Ten Myths About Emergency Contraception
Although emergency contraception (EC) pills, often referred to as "the morning after pill," is available in many countries around the world and is accessible, without a prescription, for women over 17 years old, in the U.S. there is still a great deal of misinformation and misunderstanding of how this works. In some states, the age is even lower.
Myth: Taking Emergency Birth Control May Stop Me From Becoming Pregnant Later, When I Want to Become Pregnant
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EC's stop a pregnancy from happening for 120 hours after you have had unprotected sex. They will not stop you from becoming pregnant at a later time. Like regular birth control pills, EC's can cause an irregular period for one to two months after taking it. It may make your flow heavier or lighter. Thirty to sixty days after taking an EC, your body should be back to normal.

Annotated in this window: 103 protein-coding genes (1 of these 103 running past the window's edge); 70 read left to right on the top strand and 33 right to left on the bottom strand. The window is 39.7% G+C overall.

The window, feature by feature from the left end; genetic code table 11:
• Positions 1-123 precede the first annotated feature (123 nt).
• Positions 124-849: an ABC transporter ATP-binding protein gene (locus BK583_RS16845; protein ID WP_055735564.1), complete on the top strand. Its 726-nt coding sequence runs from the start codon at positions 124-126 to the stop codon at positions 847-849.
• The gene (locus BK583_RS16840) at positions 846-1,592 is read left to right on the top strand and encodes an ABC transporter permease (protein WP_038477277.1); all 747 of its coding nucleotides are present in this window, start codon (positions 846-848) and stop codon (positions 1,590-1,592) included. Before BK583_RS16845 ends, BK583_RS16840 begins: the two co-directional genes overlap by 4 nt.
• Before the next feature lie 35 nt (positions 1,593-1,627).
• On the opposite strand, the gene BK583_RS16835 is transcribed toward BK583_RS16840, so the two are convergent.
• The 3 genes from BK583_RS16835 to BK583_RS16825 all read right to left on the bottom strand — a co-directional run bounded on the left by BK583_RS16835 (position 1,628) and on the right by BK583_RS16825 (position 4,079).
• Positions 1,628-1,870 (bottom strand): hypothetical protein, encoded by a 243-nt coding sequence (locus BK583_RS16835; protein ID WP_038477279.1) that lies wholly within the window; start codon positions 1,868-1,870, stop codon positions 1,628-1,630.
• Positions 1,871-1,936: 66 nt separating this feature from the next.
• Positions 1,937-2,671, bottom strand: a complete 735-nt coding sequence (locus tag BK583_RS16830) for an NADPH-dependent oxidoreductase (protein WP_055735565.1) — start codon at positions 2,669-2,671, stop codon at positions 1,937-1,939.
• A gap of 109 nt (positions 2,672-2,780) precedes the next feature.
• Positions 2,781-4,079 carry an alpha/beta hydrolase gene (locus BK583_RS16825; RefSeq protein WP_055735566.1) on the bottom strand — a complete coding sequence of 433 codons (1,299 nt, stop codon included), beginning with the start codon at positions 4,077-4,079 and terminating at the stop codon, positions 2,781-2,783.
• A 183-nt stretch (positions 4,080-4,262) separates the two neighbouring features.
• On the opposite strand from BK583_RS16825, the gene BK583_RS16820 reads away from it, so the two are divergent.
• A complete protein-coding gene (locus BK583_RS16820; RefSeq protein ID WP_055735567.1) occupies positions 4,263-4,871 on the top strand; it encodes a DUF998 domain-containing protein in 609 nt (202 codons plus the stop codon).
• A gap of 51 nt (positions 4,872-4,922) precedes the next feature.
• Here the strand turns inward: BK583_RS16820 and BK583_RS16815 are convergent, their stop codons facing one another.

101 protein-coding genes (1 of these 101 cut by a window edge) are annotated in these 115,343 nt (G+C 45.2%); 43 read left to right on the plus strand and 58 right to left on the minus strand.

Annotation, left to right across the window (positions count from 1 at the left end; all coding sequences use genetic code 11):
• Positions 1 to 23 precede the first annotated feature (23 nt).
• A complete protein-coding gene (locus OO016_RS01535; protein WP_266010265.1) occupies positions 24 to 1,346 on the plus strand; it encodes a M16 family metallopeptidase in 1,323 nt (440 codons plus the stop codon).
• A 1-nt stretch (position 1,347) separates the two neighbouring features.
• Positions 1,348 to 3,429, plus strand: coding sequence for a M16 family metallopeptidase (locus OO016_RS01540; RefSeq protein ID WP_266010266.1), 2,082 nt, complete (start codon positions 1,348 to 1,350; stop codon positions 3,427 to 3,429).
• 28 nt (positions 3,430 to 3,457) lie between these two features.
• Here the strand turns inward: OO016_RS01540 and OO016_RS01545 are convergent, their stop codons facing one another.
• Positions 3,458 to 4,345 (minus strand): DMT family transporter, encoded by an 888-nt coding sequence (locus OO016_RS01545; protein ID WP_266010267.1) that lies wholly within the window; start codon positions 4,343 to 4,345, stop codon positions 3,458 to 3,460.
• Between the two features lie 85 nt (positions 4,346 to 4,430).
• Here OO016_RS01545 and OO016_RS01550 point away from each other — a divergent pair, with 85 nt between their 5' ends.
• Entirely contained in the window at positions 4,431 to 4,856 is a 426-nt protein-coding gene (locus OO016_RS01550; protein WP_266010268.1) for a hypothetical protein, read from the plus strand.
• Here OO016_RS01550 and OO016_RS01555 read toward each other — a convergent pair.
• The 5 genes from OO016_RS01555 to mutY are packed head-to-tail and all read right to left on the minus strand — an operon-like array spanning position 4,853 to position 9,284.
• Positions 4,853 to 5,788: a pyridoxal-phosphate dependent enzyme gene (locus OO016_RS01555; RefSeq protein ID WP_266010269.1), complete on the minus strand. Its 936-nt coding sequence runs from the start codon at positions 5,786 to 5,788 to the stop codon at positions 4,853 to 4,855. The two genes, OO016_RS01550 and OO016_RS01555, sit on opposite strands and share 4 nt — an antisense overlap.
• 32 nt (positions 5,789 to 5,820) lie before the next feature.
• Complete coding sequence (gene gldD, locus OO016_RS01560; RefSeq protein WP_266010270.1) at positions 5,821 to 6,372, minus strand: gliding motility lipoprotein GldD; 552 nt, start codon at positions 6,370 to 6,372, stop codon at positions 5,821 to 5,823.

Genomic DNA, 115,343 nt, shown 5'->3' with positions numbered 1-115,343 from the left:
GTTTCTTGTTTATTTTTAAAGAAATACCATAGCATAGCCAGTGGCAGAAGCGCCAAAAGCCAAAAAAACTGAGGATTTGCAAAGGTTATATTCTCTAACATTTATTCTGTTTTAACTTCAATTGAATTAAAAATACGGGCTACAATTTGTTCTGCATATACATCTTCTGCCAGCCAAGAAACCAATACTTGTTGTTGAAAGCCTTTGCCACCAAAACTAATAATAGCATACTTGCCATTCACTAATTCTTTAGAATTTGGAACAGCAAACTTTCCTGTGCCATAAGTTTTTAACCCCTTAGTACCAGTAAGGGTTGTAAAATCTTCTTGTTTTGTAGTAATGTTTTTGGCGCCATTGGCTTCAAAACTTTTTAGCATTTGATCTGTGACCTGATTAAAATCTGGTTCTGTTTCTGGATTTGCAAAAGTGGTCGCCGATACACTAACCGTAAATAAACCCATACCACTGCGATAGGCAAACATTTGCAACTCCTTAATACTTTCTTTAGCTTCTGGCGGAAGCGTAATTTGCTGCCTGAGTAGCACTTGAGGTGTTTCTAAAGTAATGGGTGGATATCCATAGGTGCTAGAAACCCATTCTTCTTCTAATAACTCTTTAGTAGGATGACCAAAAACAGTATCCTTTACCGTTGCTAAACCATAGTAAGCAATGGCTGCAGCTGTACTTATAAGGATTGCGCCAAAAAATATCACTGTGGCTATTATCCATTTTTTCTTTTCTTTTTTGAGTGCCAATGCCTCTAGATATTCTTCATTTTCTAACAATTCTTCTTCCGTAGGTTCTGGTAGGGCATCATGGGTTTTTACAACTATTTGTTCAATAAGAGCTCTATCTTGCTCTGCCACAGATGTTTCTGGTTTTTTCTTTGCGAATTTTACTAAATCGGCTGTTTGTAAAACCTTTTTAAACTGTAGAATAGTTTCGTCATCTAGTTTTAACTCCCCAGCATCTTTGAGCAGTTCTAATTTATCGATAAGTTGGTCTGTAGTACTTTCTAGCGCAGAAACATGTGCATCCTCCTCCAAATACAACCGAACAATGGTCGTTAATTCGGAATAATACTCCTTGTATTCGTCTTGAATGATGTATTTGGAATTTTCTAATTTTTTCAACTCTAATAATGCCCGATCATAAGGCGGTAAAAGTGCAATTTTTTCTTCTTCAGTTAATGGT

"Birth Control," 2011, Staff Writer, Family Health Services
"Emergency Contraception: Dispelling the Myths and Misperceptions," 2010, Elizabeth Westley and Anna Glasier, World Health Organization